The Most Rewarding And Challenging Part Of Making The Lovebirds, According To Kumail Nanjiani And Issa Rae

As a finished film, Michael Showalter’s The Lovebirds is a blast. Kumail Nanjiani and Issa Rae make for a delightful pair of leads for the romantic comedy, and the adventure they’re on is both engaging and hilarious. It’s work that all involved can be proud of – but like any work, the experience making it had both real challenges in addition to wonderful, unique rewards.

I had the pleasure of interviewing the stars of The Lovebirds earlier this month, and my final question to the duo was a broad one, having them look back at the total experience of making the film, and single out some of their biggest takeaways. As you’ll see clicking play on the video above, the process of making the movie wreaked a bit of havoc with the stars’ circadian rhythms, but it also gave them the opportunity to explore one of the most special places in America:

Part of what makes The Lovebirds impressive on a story level is the fact that it almost entirely takes place over the course of a single night – but the word “night” is significant in that sentence because it required the production to operate odd hours. While anything set indoors could be shot at any time, the majority of sequences taking place outside had to be filmed after the sun had gone down.

Working like that would mess with anybody, and Kumail Nanjiani acknowledged that it was a challenge for him in the making of the new move. Addressing the first half of my question, the actor explained,

I would say shooting nights was the most challenging for me. Most of the movie is set at night, so your day is starting at 7:00 PM, and you go until the sun comes up. It just messes up your rhythm so much. So to me that was what was what was the most challenging.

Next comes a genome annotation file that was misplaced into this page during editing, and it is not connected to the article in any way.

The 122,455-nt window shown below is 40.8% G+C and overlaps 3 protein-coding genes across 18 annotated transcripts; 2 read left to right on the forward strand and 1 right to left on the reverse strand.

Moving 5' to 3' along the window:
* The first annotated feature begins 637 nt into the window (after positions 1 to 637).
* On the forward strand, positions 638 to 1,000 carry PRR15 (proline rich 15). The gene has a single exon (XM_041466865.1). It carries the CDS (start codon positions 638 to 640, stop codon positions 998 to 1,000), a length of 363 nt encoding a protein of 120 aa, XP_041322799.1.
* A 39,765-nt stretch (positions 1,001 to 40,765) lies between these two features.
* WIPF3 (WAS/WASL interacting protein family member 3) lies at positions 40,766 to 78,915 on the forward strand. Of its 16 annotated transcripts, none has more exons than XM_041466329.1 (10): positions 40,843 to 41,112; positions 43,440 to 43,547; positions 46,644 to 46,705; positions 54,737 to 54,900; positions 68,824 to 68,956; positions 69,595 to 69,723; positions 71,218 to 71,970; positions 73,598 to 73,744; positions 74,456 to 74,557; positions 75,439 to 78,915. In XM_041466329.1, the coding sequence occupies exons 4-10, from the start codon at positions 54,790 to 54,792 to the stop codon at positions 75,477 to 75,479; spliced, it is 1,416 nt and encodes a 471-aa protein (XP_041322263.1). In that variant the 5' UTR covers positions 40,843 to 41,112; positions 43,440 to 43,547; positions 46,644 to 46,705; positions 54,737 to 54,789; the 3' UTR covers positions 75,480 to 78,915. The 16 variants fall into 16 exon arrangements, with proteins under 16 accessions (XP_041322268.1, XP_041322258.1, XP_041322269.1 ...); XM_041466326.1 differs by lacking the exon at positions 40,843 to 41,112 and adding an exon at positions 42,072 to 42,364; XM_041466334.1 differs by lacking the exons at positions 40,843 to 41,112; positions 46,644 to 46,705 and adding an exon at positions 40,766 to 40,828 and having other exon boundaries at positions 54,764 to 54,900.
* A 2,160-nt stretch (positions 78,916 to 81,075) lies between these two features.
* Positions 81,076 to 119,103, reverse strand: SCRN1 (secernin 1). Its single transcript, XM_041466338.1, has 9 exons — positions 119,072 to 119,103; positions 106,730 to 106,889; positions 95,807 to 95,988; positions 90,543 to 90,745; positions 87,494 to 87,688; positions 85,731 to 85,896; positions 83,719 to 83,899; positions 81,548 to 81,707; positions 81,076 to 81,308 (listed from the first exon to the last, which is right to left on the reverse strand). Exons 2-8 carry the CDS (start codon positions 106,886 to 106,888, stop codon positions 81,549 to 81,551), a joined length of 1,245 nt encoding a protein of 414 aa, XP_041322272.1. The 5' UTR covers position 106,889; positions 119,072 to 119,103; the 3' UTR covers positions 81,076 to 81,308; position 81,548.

Considering that a great deal of the filmmaking process for an actor is patiently waiting around while also being consistently on call, it’s easy to see how night shoots may drive a person a little batty. Fortunately, the exhaustion that was apparently felt behind the scenes isn’t present in the movie at all (in fact, it’s actually surprising how totally alert the characters are throughout their all-night adventure – though that could be attributed to the adrenaline rush that comes with trying to solve a murder while simultaneously dodging the police).

Issa Rae agreed that doing all of the night shoots required for The Lovebirds wasn’t overly pleasant, but felt that the scales were balanced by the fact that during the production they were living in a remarkable place: New Orleans. Unlike some films, which shoot in the Louisiana city but ultimately have it stand in for another location, the new comedy is actually set in the Big Easy, and Rae loved that making the movie gave her the chance to spend some real time there:

I think the most rewarding was just being in the city of New Orleans. That was just such a treat, and my mom's side of the family is from there. So that was cool, catching up with some relatives. The food is amazing. Obviously the culture during Mardi Gras. I'd never been to Mardi Gras in my life and you always hear about it. So that was fun to take part in.

It was a sentiment that was immediately echoed by Kumail Nanjiani, who was given his first chance to really explore New Orleans and embed himself in the special culture in possess:

Definitely the most rewarding was getting to spend so much time in New Orleans. I had been before, but I'd never spent a significant amount of time there, and just to get to know that city a little bit and eat that food and meet people. That was just such a great experience.

The Lovebirds, which co-stars Paul Sparks, Anna Camp, Moses Storm, and Kyle Bornheimer, is now streaming on Netflix. You can check out my full review of the film here, and head over to YouTube to watch my full interview with the stars.

Eric Eisenberg
Assistant Managing Editor

NJ native who calls LA home and lives in a Dreamatorium. A decade-plus CinemaBlend veteran who is endlessly enthusiastic about the career he’s dreamt of since seventh grade.